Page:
US Bonds Gain After Bernanke Calms Concerns
That declaration—at the National Bureau of Economic Research conference on Wednesday—reassured financial markets that the U.S. central bank would keep short-term interest rates near zero for an extended period, even if it trims the size of its bond purchases aimed at stimulating the economy.
Traders said Bernanke's remarks at least indirectly assisted the Treasury's $13 billion 30-year bond auction, reducing nervousness about taking on that much duration amid uncertainty about the near- and medium-term course of monetary policy.
"If the 30-year auction had taken place a day earlier, (before Bernanke spoke), it would have been a more stressful event," said Michael Lorizio, senior fixed-income trader at John Hancock Asset Management.
(Read More: Will Investors Finally Buy Bernanke's Explanation?)
The 30-year bond auction was the last of three auctions of coupon-bearing securities—totaling $66 billion—that the Treasury conducted this week. The end of the auctions also contributed to the Treasury market's better tone.
With the auctions completed, people "breathed a sigh of relief," Lorizio said. Bernanke's reassurances, which took note of low inflation and tight fiscal policy as being two of the factors requiring highly accommodative monetary policy for the foreseeable future, also supported risk assets.
Consequently, the stock market's gains in response to Bernanke may have restrained the rally in safe-haven U.S. debt, traders said. Major Wall Street stock indexes rose more than 1 percent. Some participants might also have been disappointed that the Fed's purchase of Treasury Inflation Protected Securities, or TIPS, was less aggressive than some had hoped, traders said.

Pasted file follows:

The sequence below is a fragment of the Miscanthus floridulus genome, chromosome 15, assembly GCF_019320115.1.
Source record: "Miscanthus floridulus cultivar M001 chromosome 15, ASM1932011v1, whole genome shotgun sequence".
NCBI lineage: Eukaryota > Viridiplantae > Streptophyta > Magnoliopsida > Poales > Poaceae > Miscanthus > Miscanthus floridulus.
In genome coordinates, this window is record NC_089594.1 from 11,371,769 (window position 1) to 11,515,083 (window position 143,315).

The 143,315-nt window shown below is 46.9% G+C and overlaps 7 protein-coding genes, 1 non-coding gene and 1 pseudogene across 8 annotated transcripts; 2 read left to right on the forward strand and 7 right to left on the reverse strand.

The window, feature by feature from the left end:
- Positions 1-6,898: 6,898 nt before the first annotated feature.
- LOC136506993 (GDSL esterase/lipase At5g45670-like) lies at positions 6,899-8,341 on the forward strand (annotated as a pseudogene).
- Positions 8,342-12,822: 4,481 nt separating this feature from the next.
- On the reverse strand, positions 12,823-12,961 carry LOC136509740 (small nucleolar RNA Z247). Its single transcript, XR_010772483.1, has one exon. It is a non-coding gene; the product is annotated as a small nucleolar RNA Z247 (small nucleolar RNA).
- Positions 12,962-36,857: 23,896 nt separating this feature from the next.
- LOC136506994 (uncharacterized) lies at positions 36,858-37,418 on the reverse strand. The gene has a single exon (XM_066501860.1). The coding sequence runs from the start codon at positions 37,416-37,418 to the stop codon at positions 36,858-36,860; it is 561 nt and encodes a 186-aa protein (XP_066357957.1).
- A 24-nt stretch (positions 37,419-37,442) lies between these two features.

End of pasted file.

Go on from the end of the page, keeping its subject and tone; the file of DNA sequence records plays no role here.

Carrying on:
The New York Fed bought $1.380 billion in TIPS maturing from July 15, 2017 to February 15, 2043, accepting just a little over one-fourth of the bids submitted. Meanwhile, the U.S. Treasury Department said it will sell $15 billion in 10-year TIPS next Thursday.
Short-term interest rate futures implied traders reduced their expectations of a Fed rate hike next year. An unexpected rise in U.S. jobless claims in the latest week was another factor behind the bid for Treasurys.
"A 16,000 jump in new claims to 360,000 is a long way from the year's low of 327,000 new claims, two months ago at the end of April," said Chris Rupkey, managing director and chief financial economist at Bank of Tokyo/Mitsubishi UFJ in New York.
Since the Fed first signaled a possible pullback in stimulus, financial markets have been roiled, with bond yields here and abroad surging.
On Monday, benchmark Treasury yields touched their highest levels in nearly two years.
Recently, Bernanke and other top Fed officials have sought to soothe the concerns of market participants and that has allowed bond yields to retreat from their recent peaks.
(Read More: More File for US Claims; Inflation Still Tame)
"We tend to be range bound in rates at this point in the next month or two," said David Lafferty, chief investment strategist at Natixis Global Asset Management in Boston, which oversees about $785 billion.
On above-average volume, benchmark 10-year Treasury notes rose 8/32 in price, their yields easing to 2.58 percent from 2.61 percent late Wednesday.
The 30-year bond last traded up 2/32, its yield easing to 3.638 percent from 3.642 percent on Wednesday. Mortgage-backed securities also posted gains after Bernanke's remarks. Prices on 3.5-percent coupon MBS supported by 30-year loans guaranteed by Fannie Mae were up 15/32, yielding 3.356 percent.
(Read More: Fed Officials Showed Worry About Easing Policy)